Self-inductance of a rectangular loop

1. Dec 20, 2011

De_Lille_D

1. The problem statement, all variables and given/known data
Given a rectangular loop of length C by length D (C >> D) through which a current I flows, calculate the self-inductance L of the loop (consider only the long sides of the rectangle).

2. Relevant equations

Self-inductance: $L = \frac{N \cdot \Phi_B}{I}$

magnetic flux: $\Phi_B = \int{B \cdot dA}$

magnetic field for a long conductor: $B = \frac{\mu_0 \cdot I}{2\pi r}$

3. The attempt at a solution

sketch

A single loop: N = 1

C >> D, so we approximate the magnetic field in the loop by one made by 2 long conductors, meaning B is only dependent on the distance from the long sides.

Each of the 2 long sides contributes to the magnetic field constructively:

$\Phi_B = 2 \int{\frac{\mu_0*I}{2\pi y} dx dy} = \frac{2*C*\mu_0*I}{2\pi} \int_0^D{\frac{1}{y}dy}$

This is where I'm stuck; the integral isn't convergent.

2. Dec 21, 2011

Redbelly98

Staff Emeritus
You're correct; if the wire is approximated as being infinitesimally thin, then the integral to calculate the flux diverges. My best guess is that either your professor wanted you to figure that out for yourself, or you have to do the calculation for a nonzero wire diameter -- which I don't think is an easy calculation.

p.s. Welcome to Physics Forums.

3. Dec 22, 2011

De_Lille_D

Thank you so much! Yes, in the original question there are 2 long copper cylinders, but since it was a 2-part question, I thought that detail was irrelevant for the fist part (second part is on how much magnetic energy is left 20µs after turning off the power source). My course is in Dutch; that's why I didn't just copy the question.

Anyway, the only thing that would change are the boundaries of the integral: y = r..(D-r). This gives:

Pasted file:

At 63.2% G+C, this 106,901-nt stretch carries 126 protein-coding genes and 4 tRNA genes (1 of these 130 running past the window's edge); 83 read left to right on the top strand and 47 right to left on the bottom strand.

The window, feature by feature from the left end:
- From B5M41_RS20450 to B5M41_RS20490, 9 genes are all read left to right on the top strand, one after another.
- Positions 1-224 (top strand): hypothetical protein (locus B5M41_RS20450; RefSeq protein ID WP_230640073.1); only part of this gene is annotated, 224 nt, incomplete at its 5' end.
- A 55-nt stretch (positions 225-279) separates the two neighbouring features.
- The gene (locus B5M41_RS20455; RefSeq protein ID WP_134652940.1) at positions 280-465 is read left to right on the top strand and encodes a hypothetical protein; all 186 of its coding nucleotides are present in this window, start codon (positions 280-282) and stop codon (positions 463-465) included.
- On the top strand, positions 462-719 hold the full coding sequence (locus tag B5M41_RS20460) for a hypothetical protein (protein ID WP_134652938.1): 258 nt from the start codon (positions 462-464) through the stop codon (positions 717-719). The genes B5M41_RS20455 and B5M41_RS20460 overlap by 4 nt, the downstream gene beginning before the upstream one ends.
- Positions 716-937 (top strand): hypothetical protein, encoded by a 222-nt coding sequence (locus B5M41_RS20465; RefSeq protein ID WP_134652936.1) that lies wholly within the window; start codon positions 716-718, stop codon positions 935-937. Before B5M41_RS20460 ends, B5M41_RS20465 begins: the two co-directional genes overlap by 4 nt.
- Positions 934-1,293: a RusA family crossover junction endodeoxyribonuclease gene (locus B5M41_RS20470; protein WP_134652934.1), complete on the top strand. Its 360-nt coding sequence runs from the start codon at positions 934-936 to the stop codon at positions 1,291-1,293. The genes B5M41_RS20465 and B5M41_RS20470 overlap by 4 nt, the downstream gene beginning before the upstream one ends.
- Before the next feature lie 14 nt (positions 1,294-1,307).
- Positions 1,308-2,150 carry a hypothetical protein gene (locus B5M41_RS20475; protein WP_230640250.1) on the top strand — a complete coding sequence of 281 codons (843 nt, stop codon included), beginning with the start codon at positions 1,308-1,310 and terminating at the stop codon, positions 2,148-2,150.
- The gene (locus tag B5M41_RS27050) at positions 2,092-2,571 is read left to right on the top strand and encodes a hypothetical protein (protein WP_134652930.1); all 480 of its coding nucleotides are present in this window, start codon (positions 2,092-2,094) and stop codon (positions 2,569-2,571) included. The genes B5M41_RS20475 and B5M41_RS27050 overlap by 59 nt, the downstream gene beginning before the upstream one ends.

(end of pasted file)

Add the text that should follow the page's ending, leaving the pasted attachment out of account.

$L = \frac {C \cdot \mu_0 \cdot \ln{\frac{D-r}{r}}}{\pi}$

Or should I account for the magnetic field within the cylinders as well? That integral would be divergent.

4. Dec 22, 2011

Redbelly98

Staff Emeritus
Well, if the current is spread out over the cross-section of the wire, then B does not go to infinity inside the wire -- it actually becomes zero at the wire's central axis -- and the integral would not diverge. I have thought about this before, but I confess I have never come to a satisfactory answer for myself: if the current is distributed over the wire's cross-section, then where exactly is the "boundary" for the area over which flux is to be calculated?

I guess go ahead with your current approach, and use the wire's outer surface to do the integral. I'd be interested in hearing what your professor has to say about it! Meanwhile, I'm going to move this to the Advanced Physics subforum, in hopes that somebody else may chime in.

5. Dec 22, 2011

De_Lille_D

Right, I meant converge...

magnetic field inside a long cylindrical conductor with radius R (r: distance to axis): $B = \frac{\mu_0 I \cdot r}{2 \pi R^2}$

6. Dec 23, 2011

Redbelly98

Staff Emeritus

Yes. The way I see it, there are two ways one might include the current inside the wire in calculating the flux:

1. Do the flux integral from 0 to r (the radius of the wire), add the result to what you have, and decide if it's a significant or a negligible contribution to the total flux;

or

2. Do the flux integral from -r to +r, so that the entire wire is included inside the area over which flux is to be calculated. Again, decide if it's a significant or a negligible contribution .

Hope that helps. Sorry I can't be more definitive in my suggestions.